Date of Award


Document Type


Degree Name

Master of Dental Science (MDS)



Research Advisor

Christopher Nosrat, Ph.D.


David R. Cagna, D.M.D., M.S. Tiffany N. Seagroves, Ph.D. Russell A.Wicks, D.D.S., M.S.


alveolar bone, craniofacial tissues, dental pulp stem cells, neural crest, ß-galactosidase staining, temporomandibular joint


Background: The cranial neural crest, a transient embryonic structure in vertebrates, is crucial to craniofacial and dental development. Populations of multipotent stem cells have been identified in various dental tissues including dental pulp. Hence, identification of multipotent cells of neural crest lineage within dental pulp and delineation of neural crest contributions to various craniofacial tissues may be a step towards utilizing the potential of neural crest progenitor cells for therapeutic applications.

Objective: The overall purpose of the study was to identify a population of dental pulp stem/progenitor cells of neural crest lineage and demonstrate their neural differential potential and to evaluate neural crest contributions to alveolar bone, temporomandibular joint, and tongue using a transgenic gene knockout mouse model.

Method: Transgenic mice were generated using Cre/lox system, which produced Cre-mediated recombination resulting in ß-galactosidase (X-gal) staining specifically in neural crest derived tissues, and sections from various craniofacial tissues were analyzed. Cells from dental pulp of these transgenic mice were cultured in a neurogenic medium to assay neurosphere formation and X-gal staining was performed. Wild type mice were also subjected to the same procedures to serve as controls.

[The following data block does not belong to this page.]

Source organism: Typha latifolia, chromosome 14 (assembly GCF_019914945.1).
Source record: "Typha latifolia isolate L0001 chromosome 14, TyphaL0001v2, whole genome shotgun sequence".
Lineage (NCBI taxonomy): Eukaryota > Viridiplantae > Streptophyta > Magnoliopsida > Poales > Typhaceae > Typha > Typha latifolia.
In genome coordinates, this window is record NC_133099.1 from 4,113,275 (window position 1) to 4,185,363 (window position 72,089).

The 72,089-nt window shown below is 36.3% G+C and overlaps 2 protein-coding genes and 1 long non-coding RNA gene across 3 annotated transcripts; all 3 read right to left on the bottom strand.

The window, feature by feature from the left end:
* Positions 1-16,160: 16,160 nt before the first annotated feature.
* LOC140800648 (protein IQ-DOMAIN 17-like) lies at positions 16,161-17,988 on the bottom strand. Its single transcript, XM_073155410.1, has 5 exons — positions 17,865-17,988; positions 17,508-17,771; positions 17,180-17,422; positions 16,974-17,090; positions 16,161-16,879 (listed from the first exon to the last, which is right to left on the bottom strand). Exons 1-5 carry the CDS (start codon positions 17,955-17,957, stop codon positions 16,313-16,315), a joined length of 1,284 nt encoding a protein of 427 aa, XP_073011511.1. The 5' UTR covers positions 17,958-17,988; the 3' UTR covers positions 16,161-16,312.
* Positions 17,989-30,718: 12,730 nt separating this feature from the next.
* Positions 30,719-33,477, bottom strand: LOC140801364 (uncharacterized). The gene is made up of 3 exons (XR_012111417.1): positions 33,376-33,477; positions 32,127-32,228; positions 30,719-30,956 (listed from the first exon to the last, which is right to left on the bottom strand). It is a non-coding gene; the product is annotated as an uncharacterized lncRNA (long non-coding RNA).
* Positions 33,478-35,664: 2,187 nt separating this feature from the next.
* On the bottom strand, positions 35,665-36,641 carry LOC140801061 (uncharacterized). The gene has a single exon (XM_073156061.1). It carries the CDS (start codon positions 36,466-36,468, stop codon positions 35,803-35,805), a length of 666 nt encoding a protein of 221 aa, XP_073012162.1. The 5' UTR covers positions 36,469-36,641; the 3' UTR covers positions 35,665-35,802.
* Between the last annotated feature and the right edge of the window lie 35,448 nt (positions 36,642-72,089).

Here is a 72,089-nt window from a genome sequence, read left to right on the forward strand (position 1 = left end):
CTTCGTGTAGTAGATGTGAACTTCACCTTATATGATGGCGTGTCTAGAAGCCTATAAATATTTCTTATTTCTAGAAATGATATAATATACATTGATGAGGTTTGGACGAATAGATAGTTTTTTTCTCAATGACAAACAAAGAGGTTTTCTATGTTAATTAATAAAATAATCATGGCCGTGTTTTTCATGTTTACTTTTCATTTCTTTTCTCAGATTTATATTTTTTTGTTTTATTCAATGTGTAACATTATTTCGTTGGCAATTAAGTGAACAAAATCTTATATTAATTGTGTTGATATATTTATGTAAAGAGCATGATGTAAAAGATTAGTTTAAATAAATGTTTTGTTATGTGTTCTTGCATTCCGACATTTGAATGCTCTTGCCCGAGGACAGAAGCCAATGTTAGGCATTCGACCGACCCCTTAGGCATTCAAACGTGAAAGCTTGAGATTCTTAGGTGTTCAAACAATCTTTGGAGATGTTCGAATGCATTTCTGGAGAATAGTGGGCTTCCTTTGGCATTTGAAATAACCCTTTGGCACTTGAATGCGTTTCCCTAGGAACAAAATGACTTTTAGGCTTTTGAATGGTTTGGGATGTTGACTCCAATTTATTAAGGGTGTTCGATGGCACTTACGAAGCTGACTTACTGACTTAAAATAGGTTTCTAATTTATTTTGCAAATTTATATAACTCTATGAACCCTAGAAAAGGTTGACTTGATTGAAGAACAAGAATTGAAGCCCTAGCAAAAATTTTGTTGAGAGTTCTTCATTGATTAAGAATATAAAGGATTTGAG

Results: Dental pulp cells were cultured for several months. Our analysis demonstrated that neural crest derived cells, as well as cells with mesodermal origin, were present in the cultures and demonstrated positive X-gal staining. Condensation of neural crest derived tissue was seen in the mesenchyme underlying tongue epithelium, dental follicle, dental papilla, nerve ganglia in the tongue cross section, trigeminal ganglion, connective tissue in the palate, alveolar bone, Meckel’s cartilage, hyoid bone, hyaline cartilage and the area of TMJ demonstrated the highly positive staining.

Conclusions: This study suggests that: (1) neural crest-derived stem/progenitor cells are present in the dental pulp of embryonic and postnatal transgenic mice, (2) dental pulp cells form neurospheres when cultured under neurosphere forming conditions (Neurobasal A, B-27, EGF, bFGF), (3) neural crest derived cells as well as cells with mesodermal origin are present in the cultures, and (4) neural crest cells contribute in the formation of alveolar processes, tongue and the area of temporomandibular joint in embryonic as well as postnatal mice.